How is Denmark to sustain itself in the future? How do we generate the innovation needed for Denmark to retain its leading position in pharmaceuticals and biotechnology? How do we get young people more interested in studying the natural sciences?
These are pressing issues for 21st century Denmark, and today brings part of the answer as Novo Scholarships are awarded to 43 MSc students in the biotechnological and pharmaceutical sciences.
"Denmark's future depends on high academic standards, and we face stiff competition from other countries pushing the natural sciences," says Morten Østergaard, Danish Minister for Research, Innovation and Higher Education. "We must learn how to nurture the wealth of research talent to be found in Denmark. The Novo Scholarships are a good example of this and can inspire more young people to become interested in the natural sciences."
The minister also stresses that the scholarships serve as a welcome seal of approval for the students and their projects, and that it is positive that so many students are being given an opportunity to devote themselves entirely to their theses.
The Novo Scholarships are funded jointly by Novozymes and Novo Nordisk. A total of DKK 2.6 million is being awarded this year, divided into scholarships of up to DKK 84,000 each to supplement the students’ standard grants while they are writing their theses so that they do not need to work alongside their studies.
This is the 16th year that the scholarships have been awarded, and altogether more than DKK 30 million has now been awarded to more than 500 promising young researchers.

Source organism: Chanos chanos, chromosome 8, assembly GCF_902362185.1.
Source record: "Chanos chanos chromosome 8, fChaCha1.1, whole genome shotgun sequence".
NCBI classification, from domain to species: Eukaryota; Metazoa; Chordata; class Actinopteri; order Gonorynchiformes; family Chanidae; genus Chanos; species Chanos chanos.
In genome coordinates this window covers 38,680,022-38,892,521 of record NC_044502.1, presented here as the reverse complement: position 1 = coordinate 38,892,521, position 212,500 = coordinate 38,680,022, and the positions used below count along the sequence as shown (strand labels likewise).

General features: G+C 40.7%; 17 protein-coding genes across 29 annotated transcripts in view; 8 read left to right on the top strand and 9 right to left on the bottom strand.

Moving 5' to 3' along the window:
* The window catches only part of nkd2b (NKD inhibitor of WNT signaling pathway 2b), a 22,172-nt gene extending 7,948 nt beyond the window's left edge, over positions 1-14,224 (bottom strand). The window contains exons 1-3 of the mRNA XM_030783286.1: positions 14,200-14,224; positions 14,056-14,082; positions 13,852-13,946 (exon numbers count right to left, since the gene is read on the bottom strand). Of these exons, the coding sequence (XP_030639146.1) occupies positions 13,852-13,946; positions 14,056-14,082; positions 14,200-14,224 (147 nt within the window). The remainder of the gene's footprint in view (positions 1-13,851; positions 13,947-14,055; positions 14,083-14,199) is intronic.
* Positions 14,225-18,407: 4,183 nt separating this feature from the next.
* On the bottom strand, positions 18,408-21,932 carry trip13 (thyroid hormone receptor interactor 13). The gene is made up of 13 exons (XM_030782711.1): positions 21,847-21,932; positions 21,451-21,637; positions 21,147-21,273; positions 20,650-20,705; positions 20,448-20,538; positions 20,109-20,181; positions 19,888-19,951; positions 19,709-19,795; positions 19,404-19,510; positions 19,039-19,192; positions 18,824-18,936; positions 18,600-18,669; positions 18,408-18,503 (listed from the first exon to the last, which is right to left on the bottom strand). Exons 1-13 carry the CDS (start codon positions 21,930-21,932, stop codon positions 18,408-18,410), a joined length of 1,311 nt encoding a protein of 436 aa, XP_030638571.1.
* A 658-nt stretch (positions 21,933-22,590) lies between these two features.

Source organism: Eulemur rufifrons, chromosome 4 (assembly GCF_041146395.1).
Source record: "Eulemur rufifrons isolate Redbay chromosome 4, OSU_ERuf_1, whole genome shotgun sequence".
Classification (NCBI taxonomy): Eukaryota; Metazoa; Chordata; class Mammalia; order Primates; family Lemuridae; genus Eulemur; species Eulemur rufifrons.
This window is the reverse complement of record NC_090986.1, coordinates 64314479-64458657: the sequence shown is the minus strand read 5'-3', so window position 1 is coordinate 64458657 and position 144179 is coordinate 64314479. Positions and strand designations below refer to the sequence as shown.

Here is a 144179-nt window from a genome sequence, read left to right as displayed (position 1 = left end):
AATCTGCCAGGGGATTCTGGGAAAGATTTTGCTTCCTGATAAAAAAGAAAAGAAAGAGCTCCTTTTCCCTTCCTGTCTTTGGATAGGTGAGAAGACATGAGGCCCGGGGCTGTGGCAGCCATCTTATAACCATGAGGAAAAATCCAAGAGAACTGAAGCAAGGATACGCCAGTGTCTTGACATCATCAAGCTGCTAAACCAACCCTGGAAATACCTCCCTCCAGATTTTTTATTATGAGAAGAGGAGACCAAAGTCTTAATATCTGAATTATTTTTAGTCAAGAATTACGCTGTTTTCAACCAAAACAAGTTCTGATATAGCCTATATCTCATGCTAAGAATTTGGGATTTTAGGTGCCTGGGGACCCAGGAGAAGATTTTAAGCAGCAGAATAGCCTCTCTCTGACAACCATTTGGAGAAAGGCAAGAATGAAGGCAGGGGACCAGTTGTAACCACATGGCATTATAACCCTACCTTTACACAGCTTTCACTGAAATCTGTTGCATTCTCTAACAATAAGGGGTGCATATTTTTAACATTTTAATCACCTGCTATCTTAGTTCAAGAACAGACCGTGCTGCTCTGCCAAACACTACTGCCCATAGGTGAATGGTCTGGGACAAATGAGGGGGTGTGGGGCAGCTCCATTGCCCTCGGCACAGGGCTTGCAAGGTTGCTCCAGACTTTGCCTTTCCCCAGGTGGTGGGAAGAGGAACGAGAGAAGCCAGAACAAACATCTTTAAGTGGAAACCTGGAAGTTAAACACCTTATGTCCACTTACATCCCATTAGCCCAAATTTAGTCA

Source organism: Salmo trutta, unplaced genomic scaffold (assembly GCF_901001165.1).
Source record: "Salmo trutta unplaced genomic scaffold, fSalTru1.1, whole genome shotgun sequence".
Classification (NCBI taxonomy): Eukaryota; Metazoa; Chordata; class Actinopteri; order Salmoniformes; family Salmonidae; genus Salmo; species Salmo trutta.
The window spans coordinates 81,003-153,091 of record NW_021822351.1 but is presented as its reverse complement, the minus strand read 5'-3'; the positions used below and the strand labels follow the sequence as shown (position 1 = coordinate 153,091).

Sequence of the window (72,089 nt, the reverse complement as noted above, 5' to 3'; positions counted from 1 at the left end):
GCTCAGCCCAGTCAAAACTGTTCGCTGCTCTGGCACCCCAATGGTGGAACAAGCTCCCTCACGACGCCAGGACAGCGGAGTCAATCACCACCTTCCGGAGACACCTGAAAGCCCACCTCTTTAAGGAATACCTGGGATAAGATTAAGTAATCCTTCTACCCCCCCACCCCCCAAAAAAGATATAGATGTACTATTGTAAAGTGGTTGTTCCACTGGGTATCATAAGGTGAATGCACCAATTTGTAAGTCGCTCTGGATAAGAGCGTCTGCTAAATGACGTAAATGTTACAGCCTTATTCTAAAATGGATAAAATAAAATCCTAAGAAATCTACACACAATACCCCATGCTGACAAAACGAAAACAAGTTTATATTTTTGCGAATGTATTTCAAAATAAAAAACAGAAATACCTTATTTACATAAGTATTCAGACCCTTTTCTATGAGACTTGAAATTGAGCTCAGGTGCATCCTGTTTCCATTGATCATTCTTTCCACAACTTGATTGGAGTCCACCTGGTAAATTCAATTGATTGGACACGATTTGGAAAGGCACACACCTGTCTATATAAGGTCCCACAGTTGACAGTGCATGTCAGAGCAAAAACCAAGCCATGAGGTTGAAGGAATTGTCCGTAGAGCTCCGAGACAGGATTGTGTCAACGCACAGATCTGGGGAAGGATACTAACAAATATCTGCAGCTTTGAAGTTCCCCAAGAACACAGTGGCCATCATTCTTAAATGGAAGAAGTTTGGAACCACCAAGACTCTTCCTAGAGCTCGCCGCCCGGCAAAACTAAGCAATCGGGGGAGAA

The scholarships will be presented today at Novozymes and Novo Nordisk by Hans Müller Pedersen, Deputy Director General of the Danish Agency for Science, Technology and Innovation, on behalf of the Minister for Research, Innovation and Higher Education.
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One of the students to receive a scholarship is Duy Michael Le, who is studying nanobiotechnology at Aalborg University. His project has its roots in a fundamental global challenge: With more than 7 billion people on the planet, we are consuming more and more food and energy.
The project looks at how we can get more nutrients and energy out of existing raw materials - specifically how natural enzymes can break down cereals in an environmentally friendly and sustainable way.
"One of the biggest challenges is breaking down the cell walls in corn, but if we can get enzymes to do this, we can get more energy out of the corn and make it more nutritious for both humans and animals," says Duy Michael. "It's all about getting much, much more out of the same amount of corn."
The Novo Scholarship will make a big difference for a delighted Duy Michael: "Now I'll be able to focus 100% on my research without having to take a part-time job."